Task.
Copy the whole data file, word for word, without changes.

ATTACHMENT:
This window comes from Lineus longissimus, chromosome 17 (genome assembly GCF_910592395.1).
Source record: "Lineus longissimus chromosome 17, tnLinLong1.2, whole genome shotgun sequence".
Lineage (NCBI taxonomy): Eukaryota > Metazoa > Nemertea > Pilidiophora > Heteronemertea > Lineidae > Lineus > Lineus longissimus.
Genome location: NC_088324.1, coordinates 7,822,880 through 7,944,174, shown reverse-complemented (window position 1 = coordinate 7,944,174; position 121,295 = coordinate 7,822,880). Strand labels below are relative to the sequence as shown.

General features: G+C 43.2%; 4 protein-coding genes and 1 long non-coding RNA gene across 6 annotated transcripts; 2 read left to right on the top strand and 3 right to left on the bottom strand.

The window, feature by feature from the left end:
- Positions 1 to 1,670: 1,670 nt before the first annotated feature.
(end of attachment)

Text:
This window comes from Lineus longissimus, chromosome 17 (genome assembly GCF_910592395.1).
Source record: "Lineus longissimus chromosome 17, tnLinLong1.2, whole genome shotgun sequence".
Lineage (NCBI taxonomy): Eukaryota > Metazoa > Nemertea > Pilidiophora > Heteronemertea > Lineidae > Lineus > Lineus longissimus.
Genome location: NC_088324.1, coordinates 7,822,880 through 7,944,174, shown reverse-complemented (window position 1 = coordinate 7,944,174; position 121,295 = coordinate 7,822,880). Strand labels below are relative to the sequence as shown.

General features: G+C 43.2%; 4 protein-coding genes and 1 long non-coding RNA gene across 6 annotated transcripts; 2 read left to right on the top strand and 3 right to left on the bottom strand.

The window, feature by feature from the left end:
- Positions 1 to 1,670: 1,670 nt before the first annotated feature.